VBWyrde said...

I like the fact that you're contending with the problem. It's been a problem for years. And there's no really good solution, other than for GMs to create their own stuff that is unpublished. Of course that's a big pain in the butt for GMs, and is a drag for game designers, so it's not a great solution - although it is probably the best, technically speaking.

I think the solution is in the direction you're pointing, but I don't think the solution you're proposing quite solves the problem. Players will read whatever they can to gain an edge for their Characters. You can choose to trust them, but since it is in their interest to do so, it's a bad setup.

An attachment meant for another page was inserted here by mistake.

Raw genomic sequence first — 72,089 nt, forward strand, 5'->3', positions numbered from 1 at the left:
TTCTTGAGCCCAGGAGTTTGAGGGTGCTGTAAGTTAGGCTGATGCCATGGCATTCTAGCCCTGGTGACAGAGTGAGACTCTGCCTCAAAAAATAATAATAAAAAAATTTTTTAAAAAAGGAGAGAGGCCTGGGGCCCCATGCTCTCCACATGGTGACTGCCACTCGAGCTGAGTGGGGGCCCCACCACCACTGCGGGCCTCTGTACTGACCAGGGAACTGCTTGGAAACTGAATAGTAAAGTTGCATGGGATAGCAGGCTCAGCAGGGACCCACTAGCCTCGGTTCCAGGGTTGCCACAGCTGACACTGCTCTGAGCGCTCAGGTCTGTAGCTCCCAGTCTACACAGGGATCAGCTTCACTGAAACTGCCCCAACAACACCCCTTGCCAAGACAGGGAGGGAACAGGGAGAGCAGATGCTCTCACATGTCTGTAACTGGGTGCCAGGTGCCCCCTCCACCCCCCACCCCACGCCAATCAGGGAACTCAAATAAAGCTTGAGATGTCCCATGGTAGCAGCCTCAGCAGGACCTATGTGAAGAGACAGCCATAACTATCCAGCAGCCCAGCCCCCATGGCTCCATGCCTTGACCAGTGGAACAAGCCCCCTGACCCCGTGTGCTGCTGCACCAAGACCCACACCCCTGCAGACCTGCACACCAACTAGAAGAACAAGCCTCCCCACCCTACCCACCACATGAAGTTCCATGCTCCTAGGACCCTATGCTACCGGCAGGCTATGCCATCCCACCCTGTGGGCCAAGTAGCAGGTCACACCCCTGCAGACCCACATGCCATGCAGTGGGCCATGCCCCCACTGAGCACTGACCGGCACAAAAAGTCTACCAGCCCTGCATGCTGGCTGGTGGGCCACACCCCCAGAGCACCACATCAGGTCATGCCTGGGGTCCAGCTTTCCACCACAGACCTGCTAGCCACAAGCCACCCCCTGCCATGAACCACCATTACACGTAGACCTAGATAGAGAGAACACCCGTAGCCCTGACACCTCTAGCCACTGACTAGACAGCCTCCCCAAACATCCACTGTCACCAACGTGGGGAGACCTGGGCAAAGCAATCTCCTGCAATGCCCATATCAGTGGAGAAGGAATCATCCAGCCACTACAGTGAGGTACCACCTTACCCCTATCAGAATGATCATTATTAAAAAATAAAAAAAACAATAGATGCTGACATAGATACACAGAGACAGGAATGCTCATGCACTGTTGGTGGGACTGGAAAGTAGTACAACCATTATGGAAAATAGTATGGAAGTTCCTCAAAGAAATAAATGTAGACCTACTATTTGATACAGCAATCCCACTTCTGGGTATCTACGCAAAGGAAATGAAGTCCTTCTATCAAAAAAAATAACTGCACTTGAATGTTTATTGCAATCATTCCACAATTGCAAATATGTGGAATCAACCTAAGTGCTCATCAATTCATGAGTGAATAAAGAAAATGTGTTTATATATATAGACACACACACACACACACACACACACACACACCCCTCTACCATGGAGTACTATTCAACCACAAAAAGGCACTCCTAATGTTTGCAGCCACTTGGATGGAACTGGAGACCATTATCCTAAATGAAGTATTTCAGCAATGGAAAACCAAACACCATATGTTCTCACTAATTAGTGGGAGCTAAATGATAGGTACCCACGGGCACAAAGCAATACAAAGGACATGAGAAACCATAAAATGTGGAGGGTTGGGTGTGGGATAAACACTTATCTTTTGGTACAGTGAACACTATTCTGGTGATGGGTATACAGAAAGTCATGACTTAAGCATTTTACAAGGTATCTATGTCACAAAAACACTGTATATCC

There may be solutions in the direction of digital information, but I don't think that simply dividing the PDF into two categories of readership is going to work out. Players have too much incentive to read the GM bits, and I find it hard to imagine that if they are purchasing the GM Guides now they won't also purchase the GM PDFs later. They want to know the monster stats. It's too much to their advantage to suppose they simply won't if they have that inclination already.

Jason Richards said...

Everyone raises great points, the key to which are all more or less that this doesn't SOLVE the problem. You're right, of course. I think that all you can really do is to separate the GM/Player materials (when it comes to monsters and adventures and such, I mean) so that a player can't just stumble into it as they're reading their new book. My current line of thinking manages this without the unfortunate consequence of adding cost to the player group's hobby for additional player-only materials.